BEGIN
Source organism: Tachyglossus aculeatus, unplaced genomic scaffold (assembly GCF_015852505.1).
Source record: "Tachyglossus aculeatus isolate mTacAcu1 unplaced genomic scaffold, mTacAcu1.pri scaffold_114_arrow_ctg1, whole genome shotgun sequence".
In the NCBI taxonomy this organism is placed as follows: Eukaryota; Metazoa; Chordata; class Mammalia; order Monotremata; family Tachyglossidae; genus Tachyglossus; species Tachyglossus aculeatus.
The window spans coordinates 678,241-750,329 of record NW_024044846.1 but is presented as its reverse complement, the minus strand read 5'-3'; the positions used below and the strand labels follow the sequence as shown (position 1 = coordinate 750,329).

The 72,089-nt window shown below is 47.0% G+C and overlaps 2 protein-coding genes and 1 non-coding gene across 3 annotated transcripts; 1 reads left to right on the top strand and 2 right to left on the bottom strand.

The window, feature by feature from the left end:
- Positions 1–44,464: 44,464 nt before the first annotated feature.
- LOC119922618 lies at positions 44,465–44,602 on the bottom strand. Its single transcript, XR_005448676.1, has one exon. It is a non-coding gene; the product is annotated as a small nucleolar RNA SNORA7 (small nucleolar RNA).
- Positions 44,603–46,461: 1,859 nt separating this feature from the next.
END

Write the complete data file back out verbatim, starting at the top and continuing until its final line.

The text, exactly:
Source organism: Tachyglossus aculeatus, unplaced genomic scaffold (assembly GCF_015852505.1).
Source record: "Tachyglossus aculeatus isolate mTacAcu1 unplaced genomic scaffold, mTacAcu1.pri scaffold_114_arrow_ctg1, whole genome shotgun sequence".
In the NCBI taxonomy this organism is placed as follows: Eukaryota; Metazoa; Chordata; class Mammalia; order Monotremata; family Tachyglossidae; genus Tachyglossus; species Tachyglossus aculeatus.
The window spans coordinates 678,241-750,329 of record NW_024044846.1 but is presented as its reverse complement, the minus strand read 5'-3'; the positions used below and the strand labels follow the sequence as shown (position 1 = coordinate 750,329).

The 72,089-nt window shown below is 47.0% G+C and overlaps 2 protein-coding genes and 1 non-coding gene across 3 annotated transcripts; 1 reads left to right on the top strand and 2 right to left on the bottom strand.

The window, feature by feature from the left end:
- Positions 1–44,464: 44,464 nt before the first annotated feature.
- LOC119922618 lies at positions 44,465–44,602 on the bottom strand. Its single transcript, XR_005448676.1, has one exon. It is a non-coding gene; the product is annotated as a small nucleolar RNA SNORA7 (small nucleolar RNA).
- Positions 44,603–46,461: 1,859 nt separating this feature from the next.